God wants to give victory in your life. It doesn’t matter what kind of difficult or challenging situation you encounter, you just have to ask God for His help. He wants to lift you up. Just as the people of God would raise a banner in God’s name, I can raise a banner of hope in God’s name.

All of these answers are conditional. They can only happen if we ask God for help. We can’t trust in ourselves, our power, our strength. We can only trust in God to answer us in our time of trouble. So when we ask these requests, God’s answer is always: “trust Me.”

GOD SAYS: Trust Me

“Some take pride in chariots, and others in horses, but we take pride in the name of Yahweh our God.” (Psalm 20:7, HCSB)

We should insist that this is not a formula for defeat but a formula for trust. Human resources are needful, but they can become a substitute for God’s help.8

God is the One who can solve our troubles. We can stand firm because we know God will answer (Psalm 20:8).

“They collapse and fall, but we rise and stand firm.” (Psalm 20:8, HCSB)

His answers don’t take long. He answers on the day we call Him (Psalm 20:9).9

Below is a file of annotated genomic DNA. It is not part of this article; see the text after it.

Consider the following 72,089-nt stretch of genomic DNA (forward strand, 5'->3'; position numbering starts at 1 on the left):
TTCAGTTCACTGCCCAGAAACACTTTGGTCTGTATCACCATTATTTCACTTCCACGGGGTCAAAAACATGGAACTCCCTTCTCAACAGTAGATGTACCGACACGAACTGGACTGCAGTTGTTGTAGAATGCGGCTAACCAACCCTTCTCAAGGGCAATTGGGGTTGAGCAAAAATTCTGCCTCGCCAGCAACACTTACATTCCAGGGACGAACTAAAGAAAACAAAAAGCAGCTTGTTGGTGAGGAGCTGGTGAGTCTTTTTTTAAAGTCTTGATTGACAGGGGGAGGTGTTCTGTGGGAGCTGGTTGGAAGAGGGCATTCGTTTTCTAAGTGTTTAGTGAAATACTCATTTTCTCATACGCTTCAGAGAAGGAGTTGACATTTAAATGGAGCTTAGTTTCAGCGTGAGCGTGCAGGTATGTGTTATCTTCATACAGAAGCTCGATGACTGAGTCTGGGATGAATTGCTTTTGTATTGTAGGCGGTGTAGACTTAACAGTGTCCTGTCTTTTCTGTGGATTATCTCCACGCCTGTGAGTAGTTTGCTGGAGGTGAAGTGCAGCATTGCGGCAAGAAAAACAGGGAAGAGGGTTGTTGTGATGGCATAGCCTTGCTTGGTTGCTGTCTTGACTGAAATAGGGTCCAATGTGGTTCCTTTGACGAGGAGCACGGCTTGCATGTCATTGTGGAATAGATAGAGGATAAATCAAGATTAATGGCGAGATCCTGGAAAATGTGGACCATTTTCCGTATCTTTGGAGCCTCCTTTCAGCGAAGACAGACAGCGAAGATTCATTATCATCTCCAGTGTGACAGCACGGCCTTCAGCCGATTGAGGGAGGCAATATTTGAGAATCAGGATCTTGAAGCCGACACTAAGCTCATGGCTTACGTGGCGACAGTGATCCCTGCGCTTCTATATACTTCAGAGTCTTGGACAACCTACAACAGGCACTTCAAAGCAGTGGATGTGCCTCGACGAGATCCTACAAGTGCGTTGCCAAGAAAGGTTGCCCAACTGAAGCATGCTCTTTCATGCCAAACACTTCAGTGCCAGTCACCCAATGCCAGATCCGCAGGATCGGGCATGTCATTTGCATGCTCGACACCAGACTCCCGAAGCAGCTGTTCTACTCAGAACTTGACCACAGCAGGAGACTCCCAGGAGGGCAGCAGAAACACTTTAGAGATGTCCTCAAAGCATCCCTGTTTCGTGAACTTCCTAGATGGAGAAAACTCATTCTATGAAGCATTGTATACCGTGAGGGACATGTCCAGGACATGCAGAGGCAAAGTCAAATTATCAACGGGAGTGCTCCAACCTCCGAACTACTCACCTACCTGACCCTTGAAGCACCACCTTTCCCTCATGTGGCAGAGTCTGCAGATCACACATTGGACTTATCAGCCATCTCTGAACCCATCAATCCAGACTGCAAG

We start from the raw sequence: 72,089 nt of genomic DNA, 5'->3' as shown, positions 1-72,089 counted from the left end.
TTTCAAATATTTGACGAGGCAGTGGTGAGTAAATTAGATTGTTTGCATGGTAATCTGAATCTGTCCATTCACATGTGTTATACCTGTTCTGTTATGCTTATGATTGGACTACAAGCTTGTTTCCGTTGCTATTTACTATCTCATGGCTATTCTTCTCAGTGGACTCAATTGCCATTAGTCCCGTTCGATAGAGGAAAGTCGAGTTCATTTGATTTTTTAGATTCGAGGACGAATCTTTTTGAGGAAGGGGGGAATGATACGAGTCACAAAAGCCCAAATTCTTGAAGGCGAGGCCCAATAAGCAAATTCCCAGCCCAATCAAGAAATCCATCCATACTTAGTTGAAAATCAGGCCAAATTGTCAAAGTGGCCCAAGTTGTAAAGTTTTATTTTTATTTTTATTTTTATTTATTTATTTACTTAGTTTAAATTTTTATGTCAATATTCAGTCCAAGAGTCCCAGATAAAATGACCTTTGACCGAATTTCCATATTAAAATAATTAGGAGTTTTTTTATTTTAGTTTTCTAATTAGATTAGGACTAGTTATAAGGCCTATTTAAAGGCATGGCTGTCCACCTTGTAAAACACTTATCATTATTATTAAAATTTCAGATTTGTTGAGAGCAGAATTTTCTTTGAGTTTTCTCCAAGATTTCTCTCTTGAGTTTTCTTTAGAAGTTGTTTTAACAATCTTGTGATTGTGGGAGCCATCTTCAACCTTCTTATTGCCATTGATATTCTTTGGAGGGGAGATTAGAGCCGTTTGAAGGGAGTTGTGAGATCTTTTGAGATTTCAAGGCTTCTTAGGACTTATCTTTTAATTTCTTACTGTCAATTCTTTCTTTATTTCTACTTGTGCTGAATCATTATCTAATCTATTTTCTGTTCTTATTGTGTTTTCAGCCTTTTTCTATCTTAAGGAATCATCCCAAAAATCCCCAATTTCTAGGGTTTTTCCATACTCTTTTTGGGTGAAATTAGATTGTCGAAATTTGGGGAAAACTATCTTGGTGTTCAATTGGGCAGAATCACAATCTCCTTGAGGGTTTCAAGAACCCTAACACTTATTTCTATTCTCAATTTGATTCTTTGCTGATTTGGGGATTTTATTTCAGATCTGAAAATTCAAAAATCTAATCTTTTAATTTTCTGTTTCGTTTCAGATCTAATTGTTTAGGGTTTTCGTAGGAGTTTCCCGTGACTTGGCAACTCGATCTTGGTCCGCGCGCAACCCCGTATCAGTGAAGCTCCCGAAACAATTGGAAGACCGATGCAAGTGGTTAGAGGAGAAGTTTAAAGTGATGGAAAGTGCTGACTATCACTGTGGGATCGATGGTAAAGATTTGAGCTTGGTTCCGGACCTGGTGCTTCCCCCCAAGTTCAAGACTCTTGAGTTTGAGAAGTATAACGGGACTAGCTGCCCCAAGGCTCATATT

“Lord, give victory to the king! May He answer us on the day that we call.” (Psalm 20:9, HCSB)

We can trust God, not to remove all crises and difficulties from our lives, but to bring us through them, and, in so doing, to achieve his purpose in our lives as well.10

God will answer our prayers. All He asks from me is: “Trust Me.” But this prayer from Psalm 20 is also a great prayer to pray for others. Take these phrases and change it to the name of the person you are praying for. You can use Psalm 20 to pray for someone else. John Barry gives us this insight in his devotional Connect the Testaments: A One-Year Daily Devotional with Bible Reading Plan:

“I’ll pray for you.”

We say it often, but how many times do we actually remember to do it? Our biggest downfall might not be a lack of compassion—it’s probably just not taking time to write down the request and not having a model of praying for others.